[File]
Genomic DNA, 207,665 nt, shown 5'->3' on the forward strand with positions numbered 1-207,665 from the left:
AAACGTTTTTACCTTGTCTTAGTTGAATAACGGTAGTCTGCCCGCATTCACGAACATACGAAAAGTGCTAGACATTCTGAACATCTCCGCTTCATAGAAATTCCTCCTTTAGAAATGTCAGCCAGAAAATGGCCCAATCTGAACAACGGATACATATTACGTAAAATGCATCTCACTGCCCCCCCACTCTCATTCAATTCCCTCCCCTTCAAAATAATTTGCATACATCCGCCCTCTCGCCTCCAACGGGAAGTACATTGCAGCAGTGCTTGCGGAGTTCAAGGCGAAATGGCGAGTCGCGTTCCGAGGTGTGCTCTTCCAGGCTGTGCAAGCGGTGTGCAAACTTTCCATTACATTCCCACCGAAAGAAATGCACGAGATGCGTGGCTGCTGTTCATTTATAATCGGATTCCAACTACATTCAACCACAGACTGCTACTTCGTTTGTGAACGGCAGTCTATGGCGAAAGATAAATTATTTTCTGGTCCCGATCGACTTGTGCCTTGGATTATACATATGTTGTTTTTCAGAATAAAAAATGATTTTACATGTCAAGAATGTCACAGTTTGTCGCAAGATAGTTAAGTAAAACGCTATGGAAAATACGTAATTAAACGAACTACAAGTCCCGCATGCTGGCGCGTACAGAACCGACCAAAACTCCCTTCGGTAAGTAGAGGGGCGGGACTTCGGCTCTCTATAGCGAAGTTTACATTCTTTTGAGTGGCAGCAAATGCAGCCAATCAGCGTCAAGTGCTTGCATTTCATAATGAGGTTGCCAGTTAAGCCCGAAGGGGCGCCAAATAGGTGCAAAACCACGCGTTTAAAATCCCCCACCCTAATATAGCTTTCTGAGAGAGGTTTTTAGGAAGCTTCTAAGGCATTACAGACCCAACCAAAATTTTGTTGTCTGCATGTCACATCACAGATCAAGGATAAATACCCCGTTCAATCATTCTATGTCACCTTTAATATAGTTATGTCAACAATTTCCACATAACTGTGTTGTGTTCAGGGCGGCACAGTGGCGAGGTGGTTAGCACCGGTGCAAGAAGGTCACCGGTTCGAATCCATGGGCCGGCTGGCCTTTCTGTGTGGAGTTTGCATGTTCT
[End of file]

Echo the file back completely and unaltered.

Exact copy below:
Genomic DNA, 207,665 nt, shown 5'->3' on the forward strand with positions numbered 1-207,665 from the left:
AAACGTTTTTACCTTGTCTTAGTTGAATAACGGTAGTCTGCCCGCATTCACGAACATACGAAAAGTGCTAGACATTCTGAACATCTCCGCTTCATAGAAATTCCTCCTTTAGAAATGTCAGCCAGAAAATGGCCCAATCTGAACAACGGATACATATTACGTAAAATGCATCTCACTGCCCCCCCACTCTCATTCAATTCCCTCCCCTTCAAAATAATTTGCATACATCCGCCCTCTCGCCTCCAACGGGAAGTACATTGCAGCAGTGCTTGCGGAGTTCAAGGCGAAATGGCGAGTCGCGTTCCGAGGTGTGCTCTTCCAGGCTGTGCAAGCGGTGTGCAAACTTTCCATTACATTCCCACCGAAAGAAATGCACGAGATGCGTGGCTGCTGTTCATTTATAATCGGATTCCAACTACATTCAACCACAGACTGCTACTTCGTTTGTGAACGGCAGTCTATGGCGAAAGATAAATTATTTTCTGGTCCCGATCGACTTGTGCCTTGGATTATACATATGTTGTTTTTCAGAATAAAAAATGATTTTACATGTCAAGAATGTCACAGTTTGTCGCAAGATAGTTAAGTAAAACGCTATGGAAAATACGTAATTAAACGAACTACAAGTCCCGCATGCTGGCGCGTACAGAACCGACCAAAACTCCCTTCGGTAAGTAGAGGGGCGGGACTTCGGCTCTCTATAGCGAAGTTTACATTCTTTTGAGTGGCAGCAAATGCAGCCAATCAGCGTCAAGTGCTTGCATTTCATAATGAGGTTGCCAGTTAAGCCCGAAGGGGCGCCAAATAGGTGCAAAACCACGCGTTTAAAATCCCCCACCCTAATATAGCTTTCTGAGAGAGGTTTTTAGGAAGCTTCTAAGGCATTACAGACCCAACCAAAATTTTGTTGTCTGCATGTCACATCACAGATCAAGGATAAATACCCCGTTCAATCATTCTATGTCACCTTTAATATAGTTATGTCAACAATTTCCACATAACTGTGTTGTGTTCAGGGCGGCACAGTGGCGAGGTGGTTAGCACCGGTGCAAGAAGGTCACCGGTTCGAATCCATGGGCCGGCTGGCCTTTCTGTGTGGAGTTTGCATGTTCT